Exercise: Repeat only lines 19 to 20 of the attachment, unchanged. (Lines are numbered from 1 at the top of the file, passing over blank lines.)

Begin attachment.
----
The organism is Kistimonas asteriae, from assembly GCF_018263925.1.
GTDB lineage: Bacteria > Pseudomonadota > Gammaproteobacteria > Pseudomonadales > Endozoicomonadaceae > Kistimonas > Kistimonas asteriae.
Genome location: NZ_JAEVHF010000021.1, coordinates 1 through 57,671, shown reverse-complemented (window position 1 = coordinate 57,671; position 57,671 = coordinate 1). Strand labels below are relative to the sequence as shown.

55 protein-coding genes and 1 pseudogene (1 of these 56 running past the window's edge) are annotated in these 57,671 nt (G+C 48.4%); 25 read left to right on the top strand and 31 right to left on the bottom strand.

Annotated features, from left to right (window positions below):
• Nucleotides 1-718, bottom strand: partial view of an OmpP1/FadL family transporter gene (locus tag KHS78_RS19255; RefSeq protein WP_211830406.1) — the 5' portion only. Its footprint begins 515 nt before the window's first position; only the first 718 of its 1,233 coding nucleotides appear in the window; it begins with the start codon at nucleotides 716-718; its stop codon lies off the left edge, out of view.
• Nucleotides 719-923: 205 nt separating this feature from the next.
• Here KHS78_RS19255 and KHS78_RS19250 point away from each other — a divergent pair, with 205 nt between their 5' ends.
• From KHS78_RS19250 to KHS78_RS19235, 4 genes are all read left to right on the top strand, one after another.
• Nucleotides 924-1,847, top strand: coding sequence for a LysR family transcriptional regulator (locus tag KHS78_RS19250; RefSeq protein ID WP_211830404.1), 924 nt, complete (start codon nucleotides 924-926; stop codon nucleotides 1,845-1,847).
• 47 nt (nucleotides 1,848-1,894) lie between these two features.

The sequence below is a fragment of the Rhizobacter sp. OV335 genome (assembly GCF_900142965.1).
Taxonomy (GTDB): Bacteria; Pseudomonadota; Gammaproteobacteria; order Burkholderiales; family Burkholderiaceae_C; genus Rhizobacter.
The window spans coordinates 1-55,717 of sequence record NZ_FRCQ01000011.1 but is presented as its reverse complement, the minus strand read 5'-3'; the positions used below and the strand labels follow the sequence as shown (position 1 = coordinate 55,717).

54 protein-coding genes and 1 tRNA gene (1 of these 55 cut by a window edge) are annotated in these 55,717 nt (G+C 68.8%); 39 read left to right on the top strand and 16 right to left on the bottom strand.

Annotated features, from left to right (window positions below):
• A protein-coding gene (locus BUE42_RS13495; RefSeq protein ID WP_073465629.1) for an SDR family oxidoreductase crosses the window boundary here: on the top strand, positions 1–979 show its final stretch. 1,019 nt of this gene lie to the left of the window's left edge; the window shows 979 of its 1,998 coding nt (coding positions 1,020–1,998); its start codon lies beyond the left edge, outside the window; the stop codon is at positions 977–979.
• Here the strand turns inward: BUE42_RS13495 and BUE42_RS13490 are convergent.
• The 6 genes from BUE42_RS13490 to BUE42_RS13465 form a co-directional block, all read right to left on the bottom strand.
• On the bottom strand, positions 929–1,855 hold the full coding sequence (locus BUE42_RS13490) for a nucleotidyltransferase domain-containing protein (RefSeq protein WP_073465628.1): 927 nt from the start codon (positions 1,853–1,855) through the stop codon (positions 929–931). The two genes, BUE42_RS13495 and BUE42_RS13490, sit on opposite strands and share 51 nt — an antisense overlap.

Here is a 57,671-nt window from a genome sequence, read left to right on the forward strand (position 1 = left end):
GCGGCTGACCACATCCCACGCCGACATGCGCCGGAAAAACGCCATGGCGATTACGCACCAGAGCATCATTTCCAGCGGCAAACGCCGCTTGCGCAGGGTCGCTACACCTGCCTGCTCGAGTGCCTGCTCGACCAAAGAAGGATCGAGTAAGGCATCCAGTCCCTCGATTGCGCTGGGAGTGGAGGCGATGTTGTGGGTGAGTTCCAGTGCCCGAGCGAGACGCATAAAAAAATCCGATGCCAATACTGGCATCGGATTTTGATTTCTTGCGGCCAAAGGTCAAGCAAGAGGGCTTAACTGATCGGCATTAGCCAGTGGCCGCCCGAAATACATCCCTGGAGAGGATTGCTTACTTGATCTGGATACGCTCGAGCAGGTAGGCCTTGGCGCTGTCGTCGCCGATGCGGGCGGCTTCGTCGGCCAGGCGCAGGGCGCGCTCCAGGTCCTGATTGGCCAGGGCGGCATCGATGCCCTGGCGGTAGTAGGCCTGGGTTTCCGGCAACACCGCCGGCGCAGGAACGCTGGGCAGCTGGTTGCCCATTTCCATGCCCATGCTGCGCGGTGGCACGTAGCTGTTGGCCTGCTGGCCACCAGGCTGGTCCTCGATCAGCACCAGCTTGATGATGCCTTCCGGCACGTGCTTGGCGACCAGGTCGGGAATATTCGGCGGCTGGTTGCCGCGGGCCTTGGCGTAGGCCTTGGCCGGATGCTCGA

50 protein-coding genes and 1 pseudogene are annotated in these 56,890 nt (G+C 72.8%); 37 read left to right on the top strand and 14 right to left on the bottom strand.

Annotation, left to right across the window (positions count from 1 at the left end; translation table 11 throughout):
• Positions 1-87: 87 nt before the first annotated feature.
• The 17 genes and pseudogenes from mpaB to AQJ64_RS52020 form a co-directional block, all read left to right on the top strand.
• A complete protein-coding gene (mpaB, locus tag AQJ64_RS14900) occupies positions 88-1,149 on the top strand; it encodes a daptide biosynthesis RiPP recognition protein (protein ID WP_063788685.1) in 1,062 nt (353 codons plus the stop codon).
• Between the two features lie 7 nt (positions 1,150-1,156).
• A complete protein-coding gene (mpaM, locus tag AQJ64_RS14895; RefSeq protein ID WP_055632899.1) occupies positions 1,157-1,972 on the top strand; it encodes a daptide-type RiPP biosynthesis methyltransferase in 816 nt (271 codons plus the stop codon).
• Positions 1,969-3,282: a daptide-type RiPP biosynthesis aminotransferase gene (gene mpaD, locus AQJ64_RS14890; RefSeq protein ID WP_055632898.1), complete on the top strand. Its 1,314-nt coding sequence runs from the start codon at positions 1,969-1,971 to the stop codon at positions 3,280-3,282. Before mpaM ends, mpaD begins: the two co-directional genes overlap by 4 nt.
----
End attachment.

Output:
• The 6 genes from BUE42_RS13490 to BUE42_RS13465 form a co-directional block, all read right to left on the bottom strand.
• On the bottom strand, positions 929–1,855 hold the full coding sequence (locus BUE42_RS13490) for a nucleotidyltransferase domain-containing protein (RefSeq protein WP_073465628.1): 927 nt from the start codon (positions 1,853–1,855) through the stop codon (positions 929–931). The two genes, BUE42_RS13495 and BUE42_RS13490, sit on opposite strands and share 51 nt — an antisense overlap.